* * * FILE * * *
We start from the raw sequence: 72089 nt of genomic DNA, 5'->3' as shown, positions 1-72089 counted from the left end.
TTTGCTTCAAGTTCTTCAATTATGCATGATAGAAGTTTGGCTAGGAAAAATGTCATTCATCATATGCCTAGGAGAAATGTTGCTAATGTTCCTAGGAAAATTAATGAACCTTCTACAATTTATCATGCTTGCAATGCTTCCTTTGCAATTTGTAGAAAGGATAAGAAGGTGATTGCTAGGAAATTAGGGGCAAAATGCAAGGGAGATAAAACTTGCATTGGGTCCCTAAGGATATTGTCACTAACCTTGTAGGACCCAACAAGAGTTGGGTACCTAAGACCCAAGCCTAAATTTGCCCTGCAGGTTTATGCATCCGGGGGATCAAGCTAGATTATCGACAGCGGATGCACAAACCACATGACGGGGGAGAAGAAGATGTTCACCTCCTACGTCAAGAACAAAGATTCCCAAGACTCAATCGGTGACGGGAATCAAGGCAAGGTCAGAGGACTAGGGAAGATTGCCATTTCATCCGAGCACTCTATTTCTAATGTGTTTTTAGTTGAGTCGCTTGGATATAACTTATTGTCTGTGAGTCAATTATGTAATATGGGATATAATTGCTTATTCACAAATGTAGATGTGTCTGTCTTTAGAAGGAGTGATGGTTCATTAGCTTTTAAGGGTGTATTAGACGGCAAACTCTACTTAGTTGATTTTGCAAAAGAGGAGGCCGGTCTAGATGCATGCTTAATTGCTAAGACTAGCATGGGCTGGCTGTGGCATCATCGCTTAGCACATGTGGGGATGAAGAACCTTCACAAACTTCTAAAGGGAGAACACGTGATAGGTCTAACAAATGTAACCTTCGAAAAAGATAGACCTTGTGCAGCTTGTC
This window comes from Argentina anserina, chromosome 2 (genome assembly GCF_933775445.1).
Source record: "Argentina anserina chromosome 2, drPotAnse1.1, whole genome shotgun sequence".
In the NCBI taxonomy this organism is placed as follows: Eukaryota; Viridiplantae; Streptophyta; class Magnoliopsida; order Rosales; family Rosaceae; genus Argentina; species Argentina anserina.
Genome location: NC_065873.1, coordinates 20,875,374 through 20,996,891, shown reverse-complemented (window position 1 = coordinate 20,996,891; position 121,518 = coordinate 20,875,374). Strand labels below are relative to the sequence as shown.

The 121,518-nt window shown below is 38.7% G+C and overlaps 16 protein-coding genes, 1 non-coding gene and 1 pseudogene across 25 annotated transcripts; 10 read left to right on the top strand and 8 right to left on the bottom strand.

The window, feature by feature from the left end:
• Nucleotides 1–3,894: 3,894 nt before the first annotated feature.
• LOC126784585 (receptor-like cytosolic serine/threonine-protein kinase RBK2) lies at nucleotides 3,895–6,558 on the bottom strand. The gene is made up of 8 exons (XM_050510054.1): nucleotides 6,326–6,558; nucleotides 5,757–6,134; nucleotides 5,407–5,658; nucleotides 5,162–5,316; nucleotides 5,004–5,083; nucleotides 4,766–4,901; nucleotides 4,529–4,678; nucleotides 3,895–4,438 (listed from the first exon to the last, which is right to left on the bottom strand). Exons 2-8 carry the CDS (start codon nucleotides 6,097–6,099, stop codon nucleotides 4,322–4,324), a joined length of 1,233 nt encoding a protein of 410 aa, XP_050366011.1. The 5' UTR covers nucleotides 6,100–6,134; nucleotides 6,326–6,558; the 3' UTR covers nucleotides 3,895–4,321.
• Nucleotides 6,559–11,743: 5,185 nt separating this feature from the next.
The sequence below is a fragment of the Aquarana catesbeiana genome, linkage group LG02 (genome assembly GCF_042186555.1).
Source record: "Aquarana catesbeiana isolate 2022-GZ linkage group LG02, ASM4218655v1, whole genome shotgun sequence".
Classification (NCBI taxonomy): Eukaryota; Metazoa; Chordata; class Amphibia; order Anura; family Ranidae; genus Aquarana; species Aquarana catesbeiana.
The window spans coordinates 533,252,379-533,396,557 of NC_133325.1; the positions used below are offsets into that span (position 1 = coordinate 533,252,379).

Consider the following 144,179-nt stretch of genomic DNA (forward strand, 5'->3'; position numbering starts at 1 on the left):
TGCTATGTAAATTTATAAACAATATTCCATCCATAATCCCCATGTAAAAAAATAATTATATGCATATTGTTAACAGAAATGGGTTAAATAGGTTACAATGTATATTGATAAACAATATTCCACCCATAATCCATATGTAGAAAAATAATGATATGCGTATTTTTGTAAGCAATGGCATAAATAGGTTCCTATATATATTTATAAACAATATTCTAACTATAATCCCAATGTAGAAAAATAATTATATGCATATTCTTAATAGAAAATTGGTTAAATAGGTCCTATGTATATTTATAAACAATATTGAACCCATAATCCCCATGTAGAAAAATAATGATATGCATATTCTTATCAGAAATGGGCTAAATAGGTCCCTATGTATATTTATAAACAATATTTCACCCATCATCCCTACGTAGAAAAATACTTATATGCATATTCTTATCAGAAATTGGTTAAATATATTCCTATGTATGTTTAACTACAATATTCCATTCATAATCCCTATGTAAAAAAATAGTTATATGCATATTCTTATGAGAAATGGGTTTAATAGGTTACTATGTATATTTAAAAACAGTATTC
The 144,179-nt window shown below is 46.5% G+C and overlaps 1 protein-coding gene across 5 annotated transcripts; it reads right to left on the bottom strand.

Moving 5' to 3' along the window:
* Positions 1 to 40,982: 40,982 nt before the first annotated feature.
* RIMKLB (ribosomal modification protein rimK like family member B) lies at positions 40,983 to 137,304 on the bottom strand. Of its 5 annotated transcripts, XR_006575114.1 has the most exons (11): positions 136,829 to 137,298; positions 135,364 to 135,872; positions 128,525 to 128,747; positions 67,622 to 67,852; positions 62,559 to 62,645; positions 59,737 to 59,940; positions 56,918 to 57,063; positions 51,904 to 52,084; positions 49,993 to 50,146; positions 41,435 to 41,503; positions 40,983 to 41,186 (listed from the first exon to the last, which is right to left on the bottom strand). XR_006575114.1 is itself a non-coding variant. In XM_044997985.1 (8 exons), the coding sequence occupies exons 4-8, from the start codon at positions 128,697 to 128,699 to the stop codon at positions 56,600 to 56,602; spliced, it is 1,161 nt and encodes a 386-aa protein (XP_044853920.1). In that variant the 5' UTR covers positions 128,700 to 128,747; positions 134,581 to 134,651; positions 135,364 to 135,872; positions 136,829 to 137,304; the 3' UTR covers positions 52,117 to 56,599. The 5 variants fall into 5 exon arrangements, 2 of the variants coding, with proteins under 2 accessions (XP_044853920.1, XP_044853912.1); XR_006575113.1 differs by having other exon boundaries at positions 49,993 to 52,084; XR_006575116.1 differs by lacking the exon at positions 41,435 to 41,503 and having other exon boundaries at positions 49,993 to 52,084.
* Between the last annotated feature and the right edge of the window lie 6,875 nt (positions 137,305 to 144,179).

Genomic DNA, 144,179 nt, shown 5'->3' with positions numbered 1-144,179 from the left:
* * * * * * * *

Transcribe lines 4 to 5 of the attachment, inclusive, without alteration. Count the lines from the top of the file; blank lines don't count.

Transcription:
Source record: "Argentina anserina chromosome 2, drPotAnse1.1, whole genome shotgun sequence".
In the NCBI taxonomy this organism is placed as follows: Eukaryota; Viridiplantae; Streptophyta; class Magnoliopsida; order Rosales; family Rosaceae; genus Argentina; species Argentina anserina.